An agreement was finally reached on the Energy Efficiency Directive between the European Parliament, the Council and European Commission negotiators. The directive aimed to achieve a 20% energy saving by 2020 and help the EU economy become more competitive by creating growth and up to 400 000 additional jobs. Member States will have to set an indicative national energy efficiency target for 2020 by April 2013. Several organizations have already criticized the agreement for being too weak, with many efficiency measures proposed by the Parliament having been watered down significantly compromising the 20% reduction target.  more
Energy is a health issue

WHO organised an event during RIO+20 on Energy is a Health issue: Enabling the Millennium Development Goals for health & women's empowerment. Topics covered included health and sustainable energy access in homes, health facilities and communities.more
Medical Waste
UK Campaign to reduce medicine waste

A new campaign is being launched all over UK to raise awareness and encourage patients to only order medicine that they need. The campaign is being launched in cooperation with GPs and pharmacists across the country. Unused medicines represent a large amount of waste – an estimated £44 million a year in Scotland or £3.5 million in Bedfordshire and Luton, for example. The campaign will also encourage patients to return unwanted medicines to be safely disposed and to have regular reviews of their medicines with their pharmacists or prescribing doctors and to use them more effectively.  more
Down to Zero Launch

Three new Joint Public-Private Low Carbon Procurement Compacts were launched recently by the UK Corporate Leaders Group on Climate Change (CLG) and the Department of Business, Innovation and Skills. The Compacts demonstrate to potential suppliers that there is a substantial and organised market demand for low carbon solutions in the transport, catering and biomethane areas. The joint public-private aims to generate growth and jobs in the low carbon economy by boosting the supply of affordable low carbon goods and services and creating opportunities for innovating companies.  more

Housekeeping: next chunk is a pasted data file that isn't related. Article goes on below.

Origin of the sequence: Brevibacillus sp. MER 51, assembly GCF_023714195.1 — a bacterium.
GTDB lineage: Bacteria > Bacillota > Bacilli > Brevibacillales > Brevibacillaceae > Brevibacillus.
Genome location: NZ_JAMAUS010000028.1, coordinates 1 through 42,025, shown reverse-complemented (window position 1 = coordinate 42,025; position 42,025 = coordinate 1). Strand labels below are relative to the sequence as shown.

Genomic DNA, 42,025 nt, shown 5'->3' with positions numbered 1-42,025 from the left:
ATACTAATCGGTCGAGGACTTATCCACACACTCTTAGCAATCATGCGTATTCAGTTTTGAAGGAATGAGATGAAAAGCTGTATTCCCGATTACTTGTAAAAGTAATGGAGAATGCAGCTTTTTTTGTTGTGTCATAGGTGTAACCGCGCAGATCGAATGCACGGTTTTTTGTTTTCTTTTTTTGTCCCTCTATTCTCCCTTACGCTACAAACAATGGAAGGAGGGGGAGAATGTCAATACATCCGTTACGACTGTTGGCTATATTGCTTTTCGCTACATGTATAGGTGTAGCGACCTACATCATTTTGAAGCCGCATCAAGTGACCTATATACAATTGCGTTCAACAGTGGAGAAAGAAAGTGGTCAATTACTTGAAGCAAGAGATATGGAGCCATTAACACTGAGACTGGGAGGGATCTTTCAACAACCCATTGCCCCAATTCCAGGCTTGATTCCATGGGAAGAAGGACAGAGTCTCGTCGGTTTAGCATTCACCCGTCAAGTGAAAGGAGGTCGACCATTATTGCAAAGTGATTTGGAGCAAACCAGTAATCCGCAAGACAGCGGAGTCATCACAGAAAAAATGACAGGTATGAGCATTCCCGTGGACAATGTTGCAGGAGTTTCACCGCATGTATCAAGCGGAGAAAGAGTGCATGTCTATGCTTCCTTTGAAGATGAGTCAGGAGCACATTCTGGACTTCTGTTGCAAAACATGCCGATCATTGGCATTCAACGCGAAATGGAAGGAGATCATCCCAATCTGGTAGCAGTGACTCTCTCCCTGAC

Phase-out of mercury in medical devices

The fourth session of the Intergovernmental Negotiating Committee to prepare a global legally binding instrument on mercury (INC4) took place in Uruguay in June. Several health and environmental organizations and professionals, including Health Care Without Harm, were pressuring for the inclusion of a global phase-out of mercury based medical devices in the new treaty. However, with only one last round of negotiations left, the lack of progress on many major policy issues puts at risk a global accord that will protect public and environmental health from mercury pollution suggested the International POPs Elimination Network and the Zero Mercury Working Group (ZMWG). UNEP | IPEN | ZMWG
European Commission to adopt new community strategy concerning mercury – sphygmomanometers

A ban for sphygmomanometers for health uses is expected from 2014 under the new comprehensive strategy against mercury pollution proposed by the European Commission. The strategy proposes a series of actions to cut EU and global emissions and use of mercury and will be adopted if there is no opposition from the European Council of Ministers or the European Parliament. Exemptions will be available for ongoing epidemiological studies and reference standards in clinical validation studies of mercury-free sphygmomanometers. Alternative reliable measuring devices in health care are already available.   more
Updates in dental amalgam

The European Commission published in March, a draft study on the "Potential for reducing mercury pollution from dental amalgam and batteries". The report presented four policy options to reduce the impacts from the use of mercury in dentistry. From no policy change, improve of EU waste legislation, to encourage reduction or to completely ban the use of mercury, by adding it to the Annex XVII of the REACH Regulation. The ban could be achieved by 2018 and it would be expected that mercury releases from historical amalgam use would have significantly decreased 15 years after the ban took effect. The draft showed that costs for patients would likely increase by a ban but that society costs would be severely reduced with a ban bringing health benefits. This was backed by a report released by the European Environmental Bureau (EEB) on the "The Real Cost of Dental Mercury". Calculations on the report showed how, if pollution control costs, loss of common resources and health effects associated with mercury were taken into account, dental amalgams were significantly more costly than other filling materials. The ban of dental amalgams would be a normal follow-up on the EU Mercury Strategy and the EEB urged the European Commission and Member States to act immediately to phase out the use of mercury in the dental sector as quickly as possible. EC Europe web | ZMWG
Mercury in dental amalgam and resin-based alternatives in US